In a few days’ time, independent India will be 68 years old. Not young, not old. Inspirational. On the brink of being the youngest country in the world, we have the wisdom for progress and a democratic vision and process to get there. We are proud of our history of course, but the last decade has been transformational for India. Here are the things Desh Apnayen celebrates about Modern India this Independence day.
- In March 2014, The World Health Organisation declared India and the rest of South East Asia as Polio free zones. Overcoming challenges of population, population density, malnutrition, poverty, and enteric diseases, India championed the ‘bi-valent’ vaccine that would prove to be most effective in this eradication drive. The credit for this goes to the Government’s systematic immunisation drives, effective partnerships with grass roots level organisations and strong advertising campaigns. Does ‘Do boond Zindagi Ke’ ring a bell?
Science and Technology:
- The Mangalyaan Mission grabbed the world’s imagination when in September 2014 India became the fouth country in the world to enter the Mars orbit in the first attempt. As on 16th April 2015, this first Indian interplanetary mission has completed 800 circles around the Red Planet.
- While ISRO is breaking barriers in Space, women are breaking glass ceilings in our scientific community. In 2009, Dr. Tessy Thomas became the first woman to lead a missile project in India. She and her team successfully developed and tested the 5000 km Agni V missile in 2012.
It was just incredible when our team of champions won 101 medals in the 2010 Commonwealth Games and stood second. Adding glory to this achievement is the team that represented us in the 2015 Special Olympics, winning an overwhelming 173 medals at Los Angeles. Is your heart swelling with pride yet?
Thanks to efforts of local conservationists and a strong, enforceable ban on hunting by the Government, India’s lion population has increased by 27%*. The forests of Gir in western Gujarat is the only home Asiatic lions have. Their population had shrunk to merely a dozen or so in the beginning of the 20th century. Now, we have over 523. Not only lions, but the land area allotted to tigers in central India has also expanded to 37,761 square kms in the last 10 years from a mere 16,339 square kms in 1973**. A roaring success, don’t you think?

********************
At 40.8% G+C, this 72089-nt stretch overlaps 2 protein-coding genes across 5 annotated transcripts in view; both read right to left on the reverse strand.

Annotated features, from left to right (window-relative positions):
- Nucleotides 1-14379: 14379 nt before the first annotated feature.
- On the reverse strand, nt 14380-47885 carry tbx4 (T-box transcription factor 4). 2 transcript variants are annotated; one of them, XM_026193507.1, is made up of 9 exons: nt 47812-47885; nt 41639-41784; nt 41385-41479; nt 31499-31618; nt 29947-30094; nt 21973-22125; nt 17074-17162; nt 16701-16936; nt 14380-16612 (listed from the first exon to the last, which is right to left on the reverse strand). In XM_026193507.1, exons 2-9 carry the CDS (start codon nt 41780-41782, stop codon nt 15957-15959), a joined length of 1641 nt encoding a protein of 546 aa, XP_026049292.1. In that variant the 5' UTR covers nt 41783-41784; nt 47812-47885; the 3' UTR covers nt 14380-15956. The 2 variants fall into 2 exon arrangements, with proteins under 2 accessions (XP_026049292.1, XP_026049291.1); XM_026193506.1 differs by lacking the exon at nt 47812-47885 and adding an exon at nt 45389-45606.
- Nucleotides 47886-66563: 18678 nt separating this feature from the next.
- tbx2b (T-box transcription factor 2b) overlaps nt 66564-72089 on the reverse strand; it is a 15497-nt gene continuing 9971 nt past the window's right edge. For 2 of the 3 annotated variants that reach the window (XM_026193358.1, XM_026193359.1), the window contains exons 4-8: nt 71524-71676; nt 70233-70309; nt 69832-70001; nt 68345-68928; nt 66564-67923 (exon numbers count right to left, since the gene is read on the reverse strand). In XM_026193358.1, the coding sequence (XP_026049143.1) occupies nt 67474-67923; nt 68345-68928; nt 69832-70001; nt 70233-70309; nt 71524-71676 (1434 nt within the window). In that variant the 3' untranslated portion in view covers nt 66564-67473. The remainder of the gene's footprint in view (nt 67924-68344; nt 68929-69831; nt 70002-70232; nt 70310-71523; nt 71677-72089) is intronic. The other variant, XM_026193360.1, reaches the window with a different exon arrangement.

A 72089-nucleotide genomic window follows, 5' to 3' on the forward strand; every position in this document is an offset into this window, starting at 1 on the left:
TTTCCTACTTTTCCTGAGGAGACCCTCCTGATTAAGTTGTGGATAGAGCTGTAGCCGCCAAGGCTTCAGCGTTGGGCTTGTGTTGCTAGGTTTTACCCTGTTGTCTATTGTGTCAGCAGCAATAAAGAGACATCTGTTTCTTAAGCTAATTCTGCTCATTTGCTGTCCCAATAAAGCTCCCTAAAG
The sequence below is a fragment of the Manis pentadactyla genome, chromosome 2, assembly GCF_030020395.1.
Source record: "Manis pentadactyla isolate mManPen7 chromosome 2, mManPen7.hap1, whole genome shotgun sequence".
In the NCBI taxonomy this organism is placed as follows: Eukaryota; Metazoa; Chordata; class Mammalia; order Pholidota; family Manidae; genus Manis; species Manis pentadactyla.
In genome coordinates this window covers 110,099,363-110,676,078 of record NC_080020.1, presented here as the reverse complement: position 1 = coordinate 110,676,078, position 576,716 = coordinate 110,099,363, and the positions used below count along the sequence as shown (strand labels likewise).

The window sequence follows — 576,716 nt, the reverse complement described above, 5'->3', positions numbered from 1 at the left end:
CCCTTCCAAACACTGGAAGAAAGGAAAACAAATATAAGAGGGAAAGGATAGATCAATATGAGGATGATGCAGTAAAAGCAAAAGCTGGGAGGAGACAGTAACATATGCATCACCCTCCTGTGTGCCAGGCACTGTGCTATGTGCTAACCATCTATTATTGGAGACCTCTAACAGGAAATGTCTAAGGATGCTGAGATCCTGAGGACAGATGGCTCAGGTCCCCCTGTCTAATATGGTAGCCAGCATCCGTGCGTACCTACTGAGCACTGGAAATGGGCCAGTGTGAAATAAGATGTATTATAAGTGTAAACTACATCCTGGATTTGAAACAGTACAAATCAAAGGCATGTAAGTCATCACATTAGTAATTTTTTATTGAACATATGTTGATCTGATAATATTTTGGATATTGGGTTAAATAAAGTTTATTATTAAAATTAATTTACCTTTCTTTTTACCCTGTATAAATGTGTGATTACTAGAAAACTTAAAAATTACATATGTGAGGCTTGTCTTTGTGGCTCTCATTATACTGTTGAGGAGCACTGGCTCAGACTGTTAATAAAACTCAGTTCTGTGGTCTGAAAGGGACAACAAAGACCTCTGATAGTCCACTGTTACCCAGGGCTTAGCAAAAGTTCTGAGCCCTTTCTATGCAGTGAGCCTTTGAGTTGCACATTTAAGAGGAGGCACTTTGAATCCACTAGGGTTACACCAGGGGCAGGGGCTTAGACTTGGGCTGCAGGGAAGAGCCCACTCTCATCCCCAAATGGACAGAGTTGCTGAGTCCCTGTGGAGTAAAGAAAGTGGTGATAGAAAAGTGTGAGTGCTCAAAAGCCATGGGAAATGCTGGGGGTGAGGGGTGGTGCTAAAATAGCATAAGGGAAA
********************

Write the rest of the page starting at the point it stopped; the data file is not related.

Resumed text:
*Source – http://www.bbc.com/news/world-asia-india-32686374
** Source – http://www.indianholiday.com/wildlife-india/wildlife-conservation-in-india.html
Geologically and geographically, India is a vulnerable land. About 60% of the landmass is prone to earthquakes of various intensities; over 40 million hectares is prone to floods; about 8% of the total area is prone to cyclones and 68% of the area is susceptible to drought.*** The last few years saw India battle tremendous natural disasters in Uttrakhand and Jammu. Battling all hopes, a multidisciplinary rescue operation spearheaded by the Indian armed forces is the stuff of unimaginable courage and compassion. More than 8500 army officials reached Uttrakhand within days of the floods in June 2013 and saved countless lives. More than 50,000 civilians were rehabilitated and provided medical care. In the wake of Jammu floods in September 2014, the worst ones to have occurred in over a century, the Armed Forces rescued more than 200,000 civilians.
*** Source – http://www.unisdr.org/2005/mdgs-drr/national-reports/India-report.pdf
98% of rural Indians today have access to a primary school within a kilometre of their homes. Girls’ enrolment in primary schools has increased to 66.1 million in 2005 as compared to 6.8 million in 1951. The Right to Education act, though enforced in letter and not the spirit of the law, is making headway in helping the poor get access to quality primary education.
Yes, there are challenges. Reasons to celebrate too, are many. It is time we work together to create mindset shifts along with infrastructure shifts. In the next few years, let us become a meritocratic society, a safe society, an equal society. Let us become one with the spirit of India, which is the spirit of inclusiveness, growth and compassion.